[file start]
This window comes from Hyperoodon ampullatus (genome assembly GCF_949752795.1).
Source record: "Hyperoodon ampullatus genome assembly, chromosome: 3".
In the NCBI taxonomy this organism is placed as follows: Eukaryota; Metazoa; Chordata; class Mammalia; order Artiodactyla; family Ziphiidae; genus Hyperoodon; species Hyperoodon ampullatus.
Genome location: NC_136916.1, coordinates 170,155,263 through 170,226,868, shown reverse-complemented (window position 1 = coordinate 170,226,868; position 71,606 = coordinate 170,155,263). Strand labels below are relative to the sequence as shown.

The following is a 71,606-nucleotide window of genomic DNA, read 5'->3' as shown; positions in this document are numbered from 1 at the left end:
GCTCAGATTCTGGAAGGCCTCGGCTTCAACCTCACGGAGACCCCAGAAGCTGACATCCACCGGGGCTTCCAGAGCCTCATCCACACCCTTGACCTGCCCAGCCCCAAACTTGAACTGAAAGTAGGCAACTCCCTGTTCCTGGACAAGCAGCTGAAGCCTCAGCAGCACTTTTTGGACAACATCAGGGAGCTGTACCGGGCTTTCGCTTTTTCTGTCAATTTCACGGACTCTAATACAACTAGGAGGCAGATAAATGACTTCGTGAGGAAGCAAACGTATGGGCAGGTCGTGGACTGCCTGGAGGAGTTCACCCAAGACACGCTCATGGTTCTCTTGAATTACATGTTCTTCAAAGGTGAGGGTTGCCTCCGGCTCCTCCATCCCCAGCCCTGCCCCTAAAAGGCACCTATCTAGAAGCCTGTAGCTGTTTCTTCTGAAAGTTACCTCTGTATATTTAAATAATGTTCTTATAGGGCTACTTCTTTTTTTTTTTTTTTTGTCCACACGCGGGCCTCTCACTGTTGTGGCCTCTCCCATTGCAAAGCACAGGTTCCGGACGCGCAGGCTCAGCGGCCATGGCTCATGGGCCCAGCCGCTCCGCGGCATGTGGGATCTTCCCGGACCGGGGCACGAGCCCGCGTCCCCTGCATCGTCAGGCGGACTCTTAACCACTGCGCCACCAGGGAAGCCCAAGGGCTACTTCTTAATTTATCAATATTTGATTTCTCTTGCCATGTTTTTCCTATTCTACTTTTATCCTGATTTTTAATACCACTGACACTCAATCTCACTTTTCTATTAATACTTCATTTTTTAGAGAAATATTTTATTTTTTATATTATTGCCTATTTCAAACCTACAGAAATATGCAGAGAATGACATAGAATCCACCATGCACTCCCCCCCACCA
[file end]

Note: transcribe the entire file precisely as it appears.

This window comes from Hyperoodon ampullatus (genome assembly GCF_949752795.1).
Source record: "Hyperoodon ampullatus genome assembly, chromosome: 3".
In the NCBI taxonomy this organism is placed as follows: Eukaryota; Metazoa; Chordata; class Mammalia; order Artiodactyla; family Ziphiidae; genus Hyperoodon; species Hyperoodon ampullatus.
Genome location: NC_136916.1, coordinates 170,155,263 through 170,226,868, shown reverse-complemented (window position 1 = coordinate 170,226,868; position 71,606 = coordinate 170,155,263). Strand labels below are relative to the sequence as shown.

The following is a 71,606-nucleotide window of genomic DNA, read 5'->3' as shown; positions in this document are numbered from 1 at the left end:
GCTCAGATTCTGGAAGGCCTCGGCTTCAACCTCACGGAGACCCCAGAAGCTGACATCCACCGGGGCTTCCAGAGCCTCATCCACACCCTTGACCTGCCCAGCCCCAAACTTGAACTGAAAGTAGGCAACTCCCTGTTCCTGGACAAGCAGCTGAAGCCTCAGCAGCACTTTTTGGACAACATCAGGGAGCTGTACCGGGCTTTCGCTTTTTCTGTCAATTTCACGGACTCTAATACAACTAGGAGGCAGATAAATGACTTCGTGAGGAAGCAAACGTATGGGCAGGTCGTGGACTGCCTGGAGGAGTTCACCCAAGACACGCTCATGGTTCTCTTGAATTACATGTTCTTCAAAGGTGAGGGTTGCCTCCGGCTCCTCCATCCCCAGCCCTGCCCCTAAAAGGCACCTATCTAGAAGCCTGTAGCTGTTTCTTCTGAAAGTTACCTCTGTATATTTAAATAATGTTCTTATAGGGCTACTTCTTTTTTTTTTTTTTTTGTCCACACGCGGGCCTCTCACTGTTGTGGCCTCTCCCATTGCAAAGCACAGGTTCCGGACGCGCAGGCTCAGCGGCCATGGCTCATGGGCCCAGCCGCTCCGCGGCATGTGGGATCTTCCCGGACCGGGGCACGAGCCCGCGTCCCCTGCATCGTCAGGCGGACTCTTAACCACTGCGCCACCAGGGAAGCCCAAGGGCTACTTCTTAATTTATCAATATTTGATTTCTCTTGCCATGTTTTTCCTATTCTACTTTTATCCTGATTTTTAATACCACTGACACTCAATCTCACTTTTCTATTAATACTTCATTTTTTAGAGAAATATTTTATTTTTTATATTATTGCCTATTTCAAACCTACAGAAATATGCAGAGAATGACATAGAATCCACCATGCACTCCCCCCCACCA